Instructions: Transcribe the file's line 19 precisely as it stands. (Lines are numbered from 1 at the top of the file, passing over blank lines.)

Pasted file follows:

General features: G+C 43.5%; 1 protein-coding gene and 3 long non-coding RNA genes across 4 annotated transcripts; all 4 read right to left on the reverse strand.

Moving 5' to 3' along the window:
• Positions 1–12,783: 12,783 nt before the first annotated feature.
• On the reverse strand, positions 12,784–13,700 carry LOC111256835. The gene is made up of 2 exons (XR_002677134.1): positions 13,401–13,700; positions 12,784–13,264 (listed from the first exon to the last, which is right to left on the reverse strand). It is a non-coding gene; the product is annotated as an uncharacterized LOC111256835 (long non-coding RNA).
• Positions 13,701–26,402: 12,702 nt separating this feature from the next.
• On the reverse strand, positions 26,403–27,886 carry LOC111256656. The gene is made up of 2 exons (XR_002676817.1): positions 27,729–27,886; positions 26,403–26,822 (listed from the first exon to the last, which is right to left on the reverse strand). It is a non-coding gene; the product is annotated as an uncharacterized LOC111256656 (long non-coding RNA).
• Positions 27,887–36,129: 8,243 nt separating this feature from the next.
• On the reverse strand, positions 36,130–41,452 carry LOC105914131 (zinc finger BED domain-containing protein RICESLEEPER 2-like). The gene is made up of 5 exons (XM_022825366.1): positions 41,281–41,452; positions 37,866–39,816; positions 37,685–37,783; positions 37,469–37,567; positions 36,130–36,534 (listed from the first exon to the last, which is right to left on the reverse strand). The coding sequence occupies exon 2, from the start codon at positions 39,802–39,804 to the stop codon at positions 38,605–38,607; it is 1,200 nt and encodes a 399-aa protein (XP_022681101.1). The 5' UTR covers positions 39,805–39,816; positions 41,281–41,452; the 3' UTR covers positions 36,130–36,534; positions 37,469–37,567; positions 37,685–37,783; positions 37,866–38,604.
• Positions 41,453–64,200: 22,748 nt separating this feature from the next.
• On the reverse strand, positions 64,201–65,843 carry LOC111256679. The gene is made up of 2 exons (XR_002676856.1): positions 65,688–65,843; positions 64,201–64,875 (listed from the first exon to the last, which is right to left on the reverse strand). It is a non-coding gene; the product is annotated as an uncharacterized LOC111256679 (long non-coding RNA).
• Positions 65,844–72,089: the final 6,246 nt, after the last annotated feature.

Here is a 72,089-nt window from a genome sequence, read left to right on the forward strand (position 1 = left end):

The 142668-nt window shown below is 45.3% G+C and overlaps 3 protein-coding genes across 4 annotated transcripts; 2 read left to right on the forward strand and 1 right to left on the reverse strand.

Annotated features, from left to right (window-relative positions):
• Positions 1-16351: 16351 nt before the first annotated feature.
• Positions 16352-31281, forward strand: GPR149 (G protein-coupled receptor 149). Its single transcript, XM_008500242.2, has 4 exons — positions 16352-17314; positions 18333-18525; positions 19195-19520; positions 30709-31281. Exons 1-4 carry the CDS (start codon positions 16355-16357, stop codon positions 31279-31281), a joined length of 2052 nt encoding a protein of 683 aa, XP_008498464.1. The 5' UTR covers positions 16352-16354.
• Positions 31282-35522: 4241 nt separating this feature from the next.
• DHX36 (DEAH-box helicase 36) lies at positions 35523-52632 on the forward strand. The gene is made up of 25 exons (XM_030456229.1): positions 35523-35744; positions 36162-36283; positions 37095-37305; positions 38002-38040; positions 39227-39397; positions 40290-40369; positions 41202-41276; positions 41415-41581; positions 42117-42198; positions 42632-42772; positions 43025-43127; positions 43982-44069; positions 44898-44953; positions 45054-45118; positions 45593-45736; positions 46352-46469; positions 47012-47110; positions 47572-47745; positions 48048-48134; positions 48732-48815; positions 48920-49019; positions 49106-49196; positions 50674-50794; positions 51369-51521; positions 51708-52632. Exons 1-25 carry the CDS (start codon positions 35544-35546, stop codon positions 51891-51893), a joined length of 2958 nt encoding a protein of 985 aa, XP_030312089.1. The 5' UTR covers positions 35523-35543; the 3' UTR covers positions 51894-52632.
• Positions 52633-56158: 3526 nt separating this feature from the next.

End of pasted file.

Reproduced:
• Positions 52633-56158: 3526 nt separating this feature from the next.